Ruminations From the Ramp
You Can Get Off at the Terminal
By Tony Vasko
It’s kind of amusing to read of the battles for "Passenger’s Rights" and how, in the midst of a howling snowstorm, people expect that when they arrive on a diverted flight, they will be handled like the Concorde passengers at Charles de Gaulle in Paris. I appreciate that no one should be treated like people were in the following little incident, but at times the public asks for a little much I think.
In the 1940s and 1950s, a lot of people who had been infected with the aviation bug in the service saw an opportunity to buy some of those war weary transports they had been driving around and "make a fortune" flying passengers on the cheap. Some companies like the "Flying Irishman" weren’t really an airline at all but were what we now call charter brokers who leased airplanes by the trip from their struggling owners. The smart owners got paid in advance. The "non-skeds" as they were known, flew surplus machines like the Curtiss C-46 and the Douglas DC-3 (C-47) and DC-4 (C-54). Cheap to buy (they often came with full tanks of gas at the military surplus storage depot), they demanded a lot of work to stay airworthy.
The intention naturally was to make it to the ranks of the "scheduled carriers." Few of the non-skeds made it there, but one success story was Trans Caribbean Airways. They flew only in the booming New York City to San Juan market. The Puerto Ricans were the first big Hispanic wave to hit the States and, like all the immigrants before them, they saved their money and brought the family up too as soon as they could. Unlike the days when it was definitely a one-way trip, they could also return to the Island to soak up a little heat in the winter before returning to the cruel climate of New York.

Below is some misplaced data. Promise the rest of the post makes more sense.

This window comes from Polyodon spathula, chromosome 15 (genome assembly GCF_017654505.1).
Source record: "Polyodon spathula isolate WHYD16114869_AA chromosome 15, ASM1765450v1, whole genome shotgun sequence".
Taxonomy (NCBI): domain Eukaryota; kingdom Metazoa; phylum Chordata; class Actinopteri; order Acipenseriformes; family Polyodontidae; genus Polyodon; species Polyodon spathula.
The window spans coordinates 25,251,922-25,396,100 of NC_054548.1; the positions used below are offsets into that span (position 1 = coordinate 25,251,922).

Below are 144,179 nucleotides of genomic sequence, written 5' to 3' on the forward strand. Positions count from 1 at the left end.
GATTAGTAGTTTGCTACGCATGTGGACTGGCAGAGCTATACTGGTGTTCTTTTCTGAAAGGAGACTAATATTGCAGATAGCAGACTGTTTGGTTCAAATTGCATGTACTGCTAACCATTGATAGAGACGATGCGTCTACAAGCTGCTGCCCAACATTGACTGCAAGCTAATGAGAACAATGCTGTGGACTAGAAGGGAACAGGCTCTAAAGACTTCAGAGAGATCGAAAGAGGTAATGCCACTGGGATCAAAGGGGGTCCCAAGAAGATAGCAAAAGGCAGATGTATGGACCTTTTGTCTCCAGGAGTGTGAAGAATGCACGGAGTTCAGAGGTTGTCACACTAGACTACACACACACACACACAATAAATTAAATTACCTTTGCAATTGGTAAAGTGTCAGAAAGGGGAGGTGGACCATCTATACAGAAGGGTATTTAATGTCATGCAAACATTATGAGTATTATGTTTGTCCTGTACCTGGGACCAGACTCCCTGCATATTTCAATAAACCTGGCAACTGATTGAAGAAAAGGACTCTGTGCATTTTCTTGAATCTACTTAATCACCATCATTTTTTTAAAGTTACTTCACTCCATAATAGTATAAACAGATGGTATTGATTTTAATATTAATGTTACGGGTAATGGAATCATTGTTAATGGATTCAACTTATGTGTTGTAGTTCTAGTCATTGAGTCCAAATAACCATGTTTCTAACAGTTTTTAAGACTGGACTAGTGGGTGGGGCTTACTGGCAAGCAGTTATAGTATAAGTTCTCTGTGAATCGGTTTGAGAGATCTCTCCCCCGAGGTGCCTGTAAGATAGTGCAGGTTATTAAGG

Trans Carib, as everyone called them, had a two-plane fleet consisting of a DC-6, N-878, and a DC-4, N-416. Both were hand-me-downs and had the maximum number of seats allowed by regulation. The inflight service was sparse, but the prices were low and so business was good. They contracted their maintenance out to the Lockheed Air Service where I worked.
The DC-4, while not pressurized, is equipped with two heaters. A small heater for the cockpit could be used on the ground for it had an electric blower to push the air through it. There was an exhaust pipe on the port side of the nose of the aircraft to let the nasty fumes outs. The cabin heater was naturally much larger and was located in the ceiling of the crew compartment/galley just aft of the cockpit. An air scoop on top of the fuselage faced into the air stream and the speed of the airplane rammed the air in. Most of it was routed for distribution to the passenger cabin. If it was cold out it could be heated, but if it was hot out, there was no air conditioning. Airflow was not as well set up as on today’s airplanes, and so the hat racks in the cabin were fitted with what are now very old-fashioned looking fans to blow some air around.
Comfort on the ground was not good. The cabin heater needed that air ramming into it if it was to run. A small but very important part of the ram air splits off and goes to the heater combuster where 100 octane fuel is added along with some ignition. While the cockpit heater had a blower, there was no blower for the cabin heater. It took 90 knots of airspeed to ram enough air into the heater to allow it to operate.
It was a very cold night at Idlewild Airport (the JFK name was years away) and the Trans Carib crew had picked up old N-416 at our hangar and taxied it to the terminal. The engines had started rather easily for the aircraft had just come out of the hangar, but they made one mistake. They only ran the inboard engines (#2 and #3) to save fuel. That meant that the outboards (#1 and #4) were getting colder and colder and, yes, colder.
Delays with passengers aboard aircraft are nothing new.
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